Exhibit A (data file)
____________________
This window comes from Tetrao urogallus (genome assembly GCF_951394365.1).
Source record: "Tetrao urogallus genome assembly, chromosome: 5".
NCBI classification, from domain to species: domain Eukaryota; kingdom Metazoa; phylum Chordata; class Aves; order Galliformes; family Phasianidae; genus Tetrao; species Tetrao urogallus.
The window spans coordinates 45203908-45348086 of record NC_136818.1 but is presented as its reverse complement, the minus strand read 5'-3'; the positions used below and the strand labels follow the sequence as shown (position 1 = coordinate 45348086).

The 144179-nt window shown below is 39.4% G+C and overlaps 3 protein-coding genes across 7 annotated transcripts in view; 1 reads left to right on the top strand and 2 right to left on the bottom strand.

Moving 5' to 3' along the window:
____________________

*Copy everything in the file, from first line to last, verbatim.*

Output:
This window comes from Tetrao urogallus (genome assembly GCF_951394365.1).
Source record: "Tetrao urogallus genome assembly, chromosome: 5".
NCBI classification, from domain to species: domain Eukaryota; kingdom Metazoa; phylum Chordata; class Aves; order Galliformes; family Phasianidae; genus Tetrao; species Tetrao urogallus.
The window spans coordinates 45203908-45348086 of record NC_136818.1 but is presented as its reverse complement, the minus strand read 5'-3'; the positions used below and the strand labels follow the sequence as shown (position 1 = coordinate 45348086).

The 144179-nt window shown below is 39.4% G+C and overlaps 3 protein-coding genes across 7 annotated transcripts in view; 1 reads left to right on the top strand and 2 right to left on the bottom strand.

Moving 5' to 3' along the window: